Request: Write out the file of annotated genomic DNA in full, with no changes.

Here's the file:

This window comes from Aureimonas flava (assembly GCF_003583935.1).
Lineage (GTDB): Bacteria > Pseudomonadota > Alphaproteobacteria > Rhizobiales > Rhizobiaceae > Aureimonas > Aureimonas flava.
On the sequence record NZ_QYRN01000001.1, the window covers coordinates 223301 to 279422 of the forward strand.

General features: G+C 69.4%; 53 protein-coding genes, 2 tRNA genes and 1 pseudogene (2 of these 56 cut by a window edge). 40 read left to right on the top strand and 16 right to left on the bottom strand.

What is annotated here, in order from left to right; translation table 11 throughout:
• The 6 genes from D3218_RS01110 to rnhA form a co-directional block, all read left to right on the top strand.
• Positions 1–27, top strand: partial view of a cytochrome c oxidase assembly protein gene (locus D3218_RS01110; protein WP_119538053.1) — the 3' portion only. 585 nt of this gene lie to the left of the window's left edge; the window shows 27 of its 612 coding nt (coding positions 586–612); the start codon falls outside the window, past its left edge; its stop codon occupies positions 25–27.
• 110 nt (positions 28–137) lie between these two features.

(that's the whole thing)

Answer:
This window comes from Aureimonas flava (assembly GCF_003583935.1).
Lineage (GTDB): Bacteria > Pseudomonadota > Alphaproteobacteria > Rhizobiales > Rhizobiaceae > Aureimonas > Aureimonas flava.
On the sequence record NZ_QYRN01000001.1, the window covers coordinates 223301 to 279422 of the forward strand.

General features: G+C 69.4%; 53 protein-coding genes, 2 tRNA genes and 1 pseudogene (2 of these 56 cut by a window edge). 40 read left to right on the top strand and 16 right to left on the bottom strand.

What is annotated here, in order from left to right; translation table 11 throughout:
• The 6 genes from D3218_RS01110 to rnhA form a co-directional block, all read left to right on the top strand.
• Positions 1–27, top strand: partial view of a cytochrome c oxidase assembly protein gene (locus D3218_RS01110; protein WP_119538053.1) — the 3' portion only. 585 nt of this gene lie to the left of the window's left edge; the window shows 27 of its 612 coding nt (coding positions 586–612); the start codon falls outside the window, past its left edge; its stop codon occupies positions 25–27.
• 110 nt (positions 28–137) lie between these two features.